Israeli diplomats told to take offensive in PR war against Iran
Foreign Ministry says goal of the campaign 'to show the world that Iran is not a Western democracy.'
Organizing demonstrations in front of Iranian consulates worldwide, staging mock stonings and hangings in public, and launching a massive media campaign against Iran - these are just some of the steps Israeli diplomats have been told to take in the coming weeks. The goal, according to a senior Foreign Ministry official, is "to show the world that Iran is not a Western democracy" in the run-up to the country's presidential election on June 12.
About a week ago, the head of the ministry's Task Force on Isolating Iran sent a classified telegram to all Israeli embassies and consulates, titled "Activities in the Run-up to Iran's Presidential Election." It detailed things Israeli representatives should do before, during and after the election.
The telegram noted that hundreds of journalists from around the world will go to Iran to cover the election. Therefore, Israeli representatives must try to give background briefings to various media outlets before the journalists depart, and to the host country's foreign ministry officials.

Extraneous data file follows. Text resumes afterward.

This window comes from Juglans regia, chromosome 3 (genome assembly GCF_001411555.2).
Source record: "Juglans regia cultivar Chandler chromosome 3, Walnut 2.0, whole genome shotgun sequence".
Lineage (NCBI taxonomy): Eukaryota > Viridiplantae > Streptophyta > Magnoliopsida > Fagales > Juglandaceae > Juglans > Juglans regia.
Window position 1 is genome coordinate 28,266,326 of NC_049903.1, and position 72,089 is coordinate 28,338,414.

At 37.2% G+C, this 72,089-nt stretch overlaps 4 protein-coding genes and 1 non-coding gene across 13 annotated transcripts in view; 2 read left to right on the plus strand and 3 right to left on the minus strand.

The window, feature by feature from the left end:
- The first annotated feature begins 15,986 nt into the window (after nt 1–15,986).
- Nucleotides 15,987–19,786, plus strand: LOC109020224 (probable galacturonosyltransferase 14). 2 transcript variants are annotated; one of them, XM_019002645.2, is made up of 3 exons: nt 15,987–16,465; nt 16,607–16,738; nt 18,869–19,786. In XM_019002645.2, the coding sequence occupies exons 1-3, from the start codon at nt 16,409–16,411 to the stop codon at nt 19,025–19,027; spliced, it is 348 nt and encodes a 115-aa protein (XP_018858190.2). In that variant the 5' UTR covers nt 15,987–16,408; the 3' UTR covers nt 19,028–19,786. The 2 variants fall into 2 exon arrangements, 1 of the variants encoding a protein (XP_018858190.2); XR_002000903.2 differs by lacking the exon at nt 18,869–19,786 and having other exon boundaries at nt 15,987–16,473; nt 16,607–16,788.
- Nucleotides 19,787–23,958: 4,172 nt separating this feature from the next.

In addition, diplomats should try to promote press coverage of stories that reveal the Iranian regime's true face, especially its violations of human rights and suppression of individual liberty.
The main message Israeli diplomats should try to send is that "despite the democratic game of a presidential election, this is still a terrible regime that infringes on human rights and imposes many restrictions on its citizens," the telegram said. In a nutshell, the goal is to "blacken Iran's international reputation."
One specific recommendation is that diplomats organize "anti-Iranian events" opposite Iranian embassies worldwide. These could include mock hangings and stonings, since Iran still uses both methods to execute offenders - particularly homosexuals and women who violate its morality laws.
"We decided to move from defense to offense," a senior Foreign Ministry official said, explaining the decision to broaden Israel's public diplomacy campaign against Iran to showcase other issues, such as human rights violations, instead of focusing solely on Iran's nuclear program. "We need to show the world who the real Iran is and make sure that the presidential election does not create the illusion that it is a Jeffersonian democracy."
Meanwhile, Deputy Foreign Minister Daniel Ayalon embarked yesterday on a tour of North and South America aimed at explaining the importance of halting Iran's nuclear program. His first stop was New York, where he participated in the annual Salute to Israel parade yesterday.
In an interview with Fox News, Ayalon said that Iran is trying to increase its influence worldwide, especially in the Middle East and Latin America. Iran's ability to fire long-range missiles threatens the entire world, he warned, and if it keeps extending the range of its missiles, they may soon be able to reach the eastern United States.
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